Further testing indicated that he might be having small seizures (hence the spacing out). Between our initial neurology consult at the beginning of August, and A's sedated EEG six weeks later ~ his episodes pretty much just stopped. Our church family, and our related families have all been praying for him, we know, and this is the only answer we have. The doctor was stunned and has absolutely no explanation scientifically as to why the seizures could have ceased that dramatically in that amount of time. He had fully intended to counsel us on epileptic drugs to put our son on. He said there was no reason to put A-- on anything, provided he continued to do so well. A-- is still not on any drugs.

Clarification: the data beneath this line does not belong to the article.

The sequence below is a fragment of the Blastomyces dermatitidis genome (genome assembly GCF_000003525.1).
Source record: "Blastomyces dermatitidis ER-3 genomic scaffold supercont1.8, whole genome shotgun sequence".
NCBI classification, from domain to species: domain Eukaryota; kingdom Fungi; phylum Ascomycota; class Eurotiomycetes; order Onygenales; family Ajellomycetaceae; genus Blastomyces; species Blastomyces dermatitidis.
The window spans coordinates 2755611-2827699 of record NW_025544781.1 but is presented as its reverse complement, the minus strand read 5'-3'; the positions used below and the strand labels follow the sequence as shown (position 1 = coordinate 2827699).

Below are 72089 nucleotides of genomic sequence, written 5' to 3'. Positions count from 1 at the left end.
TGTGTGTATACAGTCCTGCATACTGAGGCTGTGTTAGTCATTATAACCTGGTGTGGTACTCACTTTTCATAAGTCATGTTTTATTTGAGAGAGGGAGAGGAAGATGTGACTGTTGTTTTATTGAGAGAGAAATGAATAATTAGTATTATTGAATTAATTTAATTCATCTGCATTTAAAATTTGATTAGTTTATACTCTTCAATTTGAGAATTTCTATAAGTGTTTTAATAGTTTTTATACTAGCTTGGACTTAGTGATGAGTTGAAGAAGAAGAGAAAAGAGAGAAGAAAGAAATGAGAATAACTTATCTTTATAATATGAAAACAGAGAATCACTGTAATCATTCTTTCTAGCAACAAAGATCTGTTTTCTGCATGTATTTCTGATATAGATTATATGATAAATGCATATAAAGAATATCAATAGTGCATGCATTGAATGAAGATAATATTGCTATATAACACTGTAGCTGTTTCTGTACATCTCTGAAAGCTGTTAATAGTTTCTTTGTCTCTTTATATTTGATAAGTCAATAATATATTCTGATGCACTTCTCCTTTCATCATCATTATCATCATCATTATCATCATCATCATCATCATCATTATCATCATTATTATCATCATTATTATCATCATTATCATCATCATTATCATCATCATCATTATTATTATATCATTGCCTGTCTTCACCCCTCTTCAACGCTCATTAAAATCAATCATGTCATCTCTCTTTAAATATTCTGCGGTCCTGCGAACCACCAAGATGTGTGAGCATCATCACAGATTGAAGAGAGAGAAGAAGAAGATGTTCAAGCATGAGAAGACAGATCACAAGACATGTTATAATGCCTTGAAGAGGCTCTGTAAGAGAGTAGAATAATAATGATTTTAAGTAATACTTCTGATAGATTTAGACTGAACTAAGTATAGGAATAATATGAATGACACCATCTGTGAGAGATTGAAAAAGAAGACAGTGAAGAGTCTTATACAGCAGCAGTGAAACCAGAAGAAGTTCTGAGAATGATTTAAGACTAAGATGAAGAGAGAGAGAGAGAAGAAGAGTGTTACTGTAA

Our son was also given a prescription for ABA (Applied Behavioral Analysis) therapy for 2 hours daily, for 52 weeks. This is a wonderful thing, if you can find it and afford it. Many insurance companies will not cover this treatment, or will cover a fraction of it. The cheapest we could find was for $100 an hour; at two hours a day, for 52 weeks.... that adds up quickly. We were still going to be liable for over half the costs. Also, there aren't too many people certified to conduct this type of therapy. In our area, in Maryland, we have one of the better concentrations of ABA certified therapists....and the shortest waiting list is 10 families deep, and hasn't moved since last May. Basically, the list only changes if someone moves, or dies. We were given the option of going to Washington, D.C. every day for 2 hours a day at the Walter Reed medical complex. But, everything is being shifted over to Bethesda Medical Hospital so they can close the much outdated Walter Reed. And that therapy isn't offered at either location. Or, we could have driven down to Richmond, VA every day, which is 6 hours away from us. Not even an option for us financially, just from gas, but I tried to find a way. I did everything I could think of, and then realized that being willing to move heaven and earth was just fine ~ having the ability to do so is something entirely different, and I'd done all I could do at that point.